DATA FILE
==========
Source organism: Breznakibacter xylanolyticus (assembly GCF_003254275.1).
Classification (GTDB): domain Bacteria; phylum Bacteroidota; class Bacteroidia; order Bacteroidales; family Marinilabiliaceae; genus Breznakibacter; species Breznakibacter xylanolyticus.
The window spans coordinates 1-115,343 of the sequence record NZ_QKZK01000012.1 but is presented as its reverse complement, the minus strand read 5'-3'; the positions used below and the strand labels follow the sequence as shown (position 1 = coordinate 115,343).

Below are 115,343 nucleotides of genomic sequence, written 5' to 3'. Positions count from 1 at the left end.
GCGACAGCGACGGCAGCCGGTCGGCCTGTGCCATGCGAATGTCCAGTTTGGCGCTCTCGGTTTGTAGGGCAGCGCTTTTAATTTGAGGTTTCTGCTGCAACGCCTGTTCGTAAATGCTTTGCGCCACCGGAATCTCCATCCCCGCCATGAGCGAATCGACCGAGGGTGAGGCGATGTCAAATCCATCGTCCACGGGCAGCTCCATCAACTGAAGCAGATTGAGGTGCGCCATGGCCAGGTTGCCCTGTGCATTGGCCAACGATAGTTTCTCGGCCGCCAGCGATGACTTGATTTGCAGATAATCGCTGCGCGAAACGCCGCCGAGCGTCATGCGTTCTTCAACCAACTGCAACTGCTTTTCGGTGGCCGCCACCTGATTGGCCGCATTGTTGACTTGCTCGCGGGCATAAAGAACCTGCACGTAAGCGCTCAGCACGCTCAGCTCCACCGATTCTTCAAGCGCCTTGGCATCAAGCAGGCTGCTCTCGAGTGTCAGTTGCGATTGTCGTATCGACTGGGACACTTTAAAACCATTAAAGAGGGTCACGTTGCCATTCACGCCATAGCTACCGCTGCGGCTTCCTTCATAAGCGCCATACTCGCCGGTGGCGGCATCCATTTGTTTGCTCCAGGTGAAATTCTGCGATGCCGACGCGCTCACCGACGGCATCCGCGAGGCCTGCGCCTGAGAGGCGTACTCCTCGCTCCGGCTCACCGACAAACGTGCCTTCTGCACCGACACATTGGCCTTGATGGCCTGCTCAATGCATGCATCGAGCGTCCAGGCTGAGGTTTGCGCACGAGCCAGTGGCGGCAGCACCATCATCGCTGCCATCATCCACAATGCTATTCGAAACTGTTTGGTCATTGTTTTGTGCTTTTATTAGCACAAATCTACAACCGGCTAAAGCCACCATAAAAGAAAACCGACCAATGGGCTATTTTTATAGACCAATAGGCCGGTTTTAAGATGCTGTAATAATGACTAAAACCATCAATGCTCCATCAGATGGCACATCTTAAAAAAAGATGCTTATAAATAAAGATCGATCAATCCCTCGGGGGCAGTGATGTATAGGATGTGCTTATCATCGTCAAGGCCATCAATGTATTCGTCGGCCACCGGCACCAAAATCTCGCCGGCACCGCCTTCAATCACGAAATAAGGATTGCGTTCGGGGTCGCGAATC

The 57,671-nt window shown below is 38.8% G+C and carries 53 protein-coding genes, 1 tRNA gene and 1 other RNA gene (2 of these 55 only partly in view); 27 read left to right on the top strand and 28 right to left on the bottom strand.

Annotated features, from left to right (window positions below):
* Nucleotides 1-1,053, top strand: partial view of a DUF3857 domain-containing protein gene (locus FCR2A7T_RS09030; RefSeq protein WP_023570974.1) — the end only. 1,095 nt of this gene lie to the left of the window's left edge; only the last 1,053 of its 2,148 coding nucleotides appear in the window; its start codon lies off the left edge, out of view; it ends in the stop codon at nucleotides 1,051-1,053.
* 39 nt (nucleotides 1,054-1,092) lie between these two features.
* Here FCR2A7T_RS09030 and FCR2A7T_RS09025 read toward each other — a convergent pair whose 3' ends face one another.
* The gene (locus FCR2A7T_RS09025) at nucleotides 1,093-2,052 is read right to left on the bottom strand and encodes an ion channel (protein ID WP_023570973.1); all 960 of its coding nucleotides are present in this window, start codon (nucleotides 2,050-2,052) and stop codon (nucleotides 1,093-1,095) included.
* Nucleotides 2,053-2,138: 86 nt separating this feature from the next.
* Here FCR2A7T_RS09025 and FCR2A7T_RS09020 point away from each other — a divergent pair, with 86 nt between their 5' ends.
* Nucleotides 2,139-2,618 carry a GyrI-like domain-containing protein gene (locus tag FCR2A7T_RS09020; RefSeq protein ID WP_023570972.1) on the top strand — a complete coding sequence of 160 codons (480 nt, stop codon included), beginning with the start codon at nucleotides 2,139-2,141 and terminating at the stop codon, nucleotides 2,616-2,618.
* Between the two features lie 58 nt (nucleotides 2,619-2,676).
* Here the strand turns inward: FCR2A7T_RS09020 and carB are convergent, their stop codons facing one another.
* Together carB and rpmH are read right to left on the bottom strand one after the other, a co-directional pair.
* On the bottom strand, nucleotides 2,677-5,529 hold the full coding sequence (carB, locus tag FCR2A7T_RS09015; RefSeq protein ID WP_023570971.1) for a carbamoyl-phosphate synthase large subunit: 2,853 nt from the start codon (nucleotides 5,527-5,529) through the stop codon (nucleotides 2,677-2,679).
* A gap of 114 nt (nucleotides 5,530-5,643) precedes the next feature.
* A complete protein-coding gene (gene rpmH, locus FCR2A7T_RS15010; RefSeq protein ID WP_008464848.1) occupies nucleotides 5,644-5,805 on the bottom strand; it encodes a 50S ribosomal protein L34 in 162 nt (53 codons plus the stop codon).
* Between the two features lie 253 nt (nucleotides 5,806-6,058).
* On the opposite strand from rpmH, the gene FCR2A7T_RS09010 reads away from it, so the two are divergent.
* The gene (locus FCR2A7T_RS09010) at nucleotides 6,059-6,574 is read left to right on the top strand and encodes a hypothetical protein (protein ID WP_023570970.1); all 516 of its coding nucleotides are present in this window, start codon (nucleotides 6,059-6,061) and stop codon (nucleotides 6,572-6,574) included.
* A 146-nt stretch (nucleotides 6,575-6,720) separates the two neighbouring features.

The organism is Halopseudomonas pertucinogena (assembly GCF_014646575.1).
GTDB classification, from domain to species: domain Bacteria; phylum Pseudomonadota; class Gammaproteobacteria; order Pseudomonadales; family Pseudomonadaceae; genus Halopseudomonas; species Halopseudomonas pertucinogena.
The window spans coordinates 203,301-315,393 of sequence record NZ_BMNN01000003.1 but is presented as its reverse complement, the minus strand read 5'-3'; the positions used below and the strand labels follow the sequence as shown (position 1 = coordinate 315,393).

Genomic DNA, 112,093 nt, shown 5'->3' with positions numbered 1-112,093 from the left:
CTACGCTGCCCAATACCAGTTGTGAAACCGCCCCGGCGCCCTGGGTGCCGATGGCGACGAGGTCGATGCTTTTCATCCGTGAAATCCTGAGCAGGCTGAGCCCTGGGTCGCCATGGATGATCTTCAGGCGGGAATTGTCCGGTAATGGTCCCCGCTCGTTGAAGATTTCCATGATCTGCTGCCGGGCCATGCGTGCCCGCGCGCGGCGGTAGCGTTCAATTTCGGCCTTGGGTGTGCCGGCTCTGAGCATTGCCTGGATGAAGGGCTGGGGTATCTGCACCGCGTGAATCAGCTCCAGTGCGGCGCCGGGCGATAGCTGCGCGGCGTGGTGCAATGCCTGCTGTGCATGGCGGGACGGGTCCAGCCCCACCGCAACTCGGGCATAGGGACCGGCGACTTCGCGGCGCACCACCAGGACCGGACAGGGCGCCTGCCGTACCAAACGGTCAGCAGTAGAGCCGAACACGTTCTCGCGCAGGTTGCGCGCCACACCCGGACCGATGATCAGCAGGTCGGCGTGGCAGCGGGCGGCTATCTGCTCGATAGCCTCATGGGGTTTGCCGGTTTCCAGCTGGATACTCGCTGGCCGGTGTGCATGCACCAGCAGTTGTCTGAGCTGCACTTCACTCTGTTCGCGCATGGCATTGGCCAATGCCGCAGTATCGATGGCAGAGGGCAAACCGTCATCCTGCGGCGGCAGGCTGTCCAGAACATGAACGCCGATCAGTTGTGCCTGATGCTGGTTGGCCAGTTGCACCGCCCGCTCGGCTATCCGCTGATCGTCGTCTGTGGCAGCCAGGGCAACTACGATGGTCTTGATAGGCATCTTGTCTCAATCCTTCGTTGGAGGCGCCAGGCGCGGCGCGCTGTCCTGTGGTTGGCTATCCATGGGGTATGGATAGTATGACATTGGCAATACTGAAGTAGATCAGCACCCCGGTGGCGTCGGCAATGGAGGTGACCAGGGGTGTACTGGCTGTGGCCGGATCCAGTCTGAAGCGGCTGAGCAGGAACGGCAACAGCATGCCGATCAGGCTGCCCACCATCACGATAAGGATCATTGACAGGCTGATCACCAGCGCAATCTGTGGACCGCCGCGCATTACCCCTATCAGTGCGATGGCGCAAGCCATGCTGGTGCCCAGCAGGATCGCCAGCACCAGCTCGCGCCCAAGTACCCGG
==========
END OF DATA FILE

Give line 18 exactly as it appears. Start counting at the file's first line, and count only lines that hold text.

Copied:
* On the bottom strand, nucleotides 2,677-5,529 hold the full coding sequence (carB, locus tag FCR2A7T_RS09015; RefSeq protein ID WP_023570971.1) for a carbamoyl-phosphate synthase large subunit: 2,853 nt from the start codon (nucleotides 5,527-5,529) through the stop codon (nucleotides 2,677-2,679).